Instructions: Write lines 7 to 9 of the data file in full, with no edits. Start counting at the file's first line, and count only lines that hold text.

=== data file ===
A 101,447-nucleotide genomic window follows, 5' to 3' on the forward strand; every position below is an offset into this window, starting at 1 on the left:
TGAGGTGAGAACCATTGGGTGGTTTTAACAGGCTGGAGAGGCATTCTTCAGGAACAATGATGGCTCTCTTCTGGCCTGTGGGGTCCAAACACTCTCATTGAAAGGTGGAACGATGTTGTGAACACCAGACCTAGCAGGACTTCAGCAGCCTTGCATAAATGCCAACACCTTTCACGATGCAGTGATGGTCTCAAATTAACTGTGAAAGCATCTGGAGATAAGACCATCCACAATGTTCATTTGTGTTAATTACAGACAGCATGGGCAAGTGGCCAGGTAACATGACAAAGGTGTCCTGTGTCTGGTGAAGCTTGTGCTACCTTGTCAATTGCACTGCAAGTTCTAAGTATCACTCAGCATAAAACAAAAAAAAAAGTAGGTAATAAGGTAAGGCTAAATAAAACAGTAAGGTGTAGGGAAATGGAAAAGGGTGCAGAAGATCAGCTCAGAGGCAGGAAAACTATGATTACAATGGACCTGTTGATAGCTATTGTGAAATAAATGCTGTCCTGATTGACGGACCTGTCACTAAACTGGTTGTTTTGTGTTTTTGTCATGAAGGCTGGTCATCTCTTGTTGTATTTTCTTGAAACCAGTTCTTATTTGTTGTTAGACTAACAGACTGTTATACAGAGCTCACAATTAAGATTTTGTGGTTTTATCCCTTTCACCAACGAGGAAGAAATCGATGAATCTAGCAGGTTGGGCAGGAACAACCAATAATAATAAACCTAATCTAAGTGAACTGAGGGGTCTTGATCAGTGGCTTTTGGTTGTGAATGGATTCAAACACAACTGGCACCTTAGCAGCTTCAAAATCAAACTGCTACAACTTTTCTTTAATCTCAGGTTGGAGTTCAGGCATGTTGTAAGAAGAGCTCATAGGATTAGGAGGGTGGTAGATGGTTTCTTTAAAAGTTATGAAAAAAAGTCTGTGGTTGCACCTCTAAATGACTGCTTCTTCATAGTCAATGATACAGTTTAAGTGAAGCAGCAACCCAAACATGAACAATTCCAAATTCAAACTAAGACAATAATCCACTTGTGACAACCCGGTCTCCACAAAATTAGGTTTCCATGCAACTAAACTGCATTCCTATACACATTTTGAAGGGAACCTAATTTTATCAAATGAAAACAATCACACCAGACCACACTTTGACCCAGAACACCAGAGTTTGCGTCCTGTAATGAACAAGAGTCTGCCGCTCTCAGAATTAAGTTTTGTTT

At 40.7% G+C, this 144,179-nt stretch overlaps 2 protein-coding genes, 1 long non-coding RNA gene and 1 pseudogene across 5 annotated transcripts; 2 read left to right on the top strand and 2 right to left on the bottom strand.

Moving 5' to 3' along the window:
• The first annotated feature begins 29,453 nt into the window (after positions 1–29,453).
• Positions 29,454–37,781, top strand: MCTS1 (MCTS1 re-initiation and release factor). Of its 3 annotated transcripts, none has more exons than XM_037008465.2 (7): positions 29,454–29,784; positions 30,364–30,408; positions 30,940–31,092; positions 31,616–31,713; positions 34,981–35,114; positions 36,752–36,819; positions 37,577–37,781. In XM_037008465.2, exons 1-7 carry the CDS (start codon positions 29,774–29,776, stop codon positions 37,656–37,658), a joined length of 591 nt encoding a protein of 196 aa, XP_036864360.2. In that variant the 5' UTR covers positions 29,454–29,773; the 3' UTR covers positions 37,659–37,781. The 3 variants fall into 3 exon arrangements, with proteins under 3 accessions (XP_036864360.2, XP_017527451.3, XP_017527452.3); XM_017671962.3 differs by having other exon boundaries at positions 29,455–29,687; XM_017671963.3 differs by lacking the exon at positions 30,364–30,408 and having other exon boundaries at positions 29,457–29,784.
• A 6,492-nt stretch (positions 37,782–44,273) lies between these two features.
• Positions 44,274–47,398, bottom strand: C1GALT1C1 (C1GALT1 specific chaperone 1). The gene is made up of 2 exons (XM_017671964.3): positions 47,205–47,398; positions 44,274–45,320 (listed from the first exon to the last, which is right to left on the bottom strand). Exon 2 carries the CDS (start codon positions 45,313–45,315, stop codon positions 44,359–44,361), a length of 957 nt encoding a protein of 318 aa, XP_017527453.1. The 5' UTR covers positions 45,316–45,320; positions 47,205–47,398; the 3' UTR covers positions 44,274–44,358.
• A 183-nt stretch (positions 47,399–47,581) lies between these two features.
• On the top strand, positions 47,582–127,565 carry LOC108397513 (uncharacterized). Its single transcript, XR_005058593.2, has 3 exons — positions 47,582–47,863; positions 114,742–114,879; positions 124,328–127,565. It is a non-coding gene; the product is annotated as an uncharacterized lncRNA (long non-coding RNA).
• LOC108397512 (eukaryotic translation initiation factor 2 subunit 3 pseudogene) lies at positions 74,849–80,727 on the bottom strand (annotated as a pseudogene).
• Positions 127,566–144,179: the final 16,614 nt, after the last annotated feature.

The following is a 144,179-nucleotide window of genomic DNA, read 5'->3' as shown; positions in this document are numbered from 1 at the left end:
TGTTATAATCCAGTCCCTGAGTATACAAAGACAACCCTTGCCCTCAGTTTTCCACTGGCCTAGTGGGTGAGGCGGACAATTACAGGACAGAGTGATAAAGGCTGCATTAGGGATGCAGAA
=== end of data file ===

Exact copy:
• A 6,492-nt stretch (positions 37,782–44,273) lies between these two features.
• Positions 44,274–47,398, bottom strand: C1GALT1C1 (C1GALT1 specific chaperone 1). The gene is made up of 2 exons (XM_017671964.3): positions 47,205–47,398; positions 44,274–45,320 (listed from the first exon to the last, which is right to left on the bottom strand). Exon 2 carries the CDS (start codon positions 45,313–45,315, stop codon positions 44,359–44,361), a length of 957 nt encoding a protein of 318 aa, XP_017527453.1. The 5' UTR covers positions 45,316–45,320; positions 47,205–47,398; the 3' UTR covers positions 44,274–44,358.
• A 183-nt stretch (positions 47,399–47,581) lies between these two features.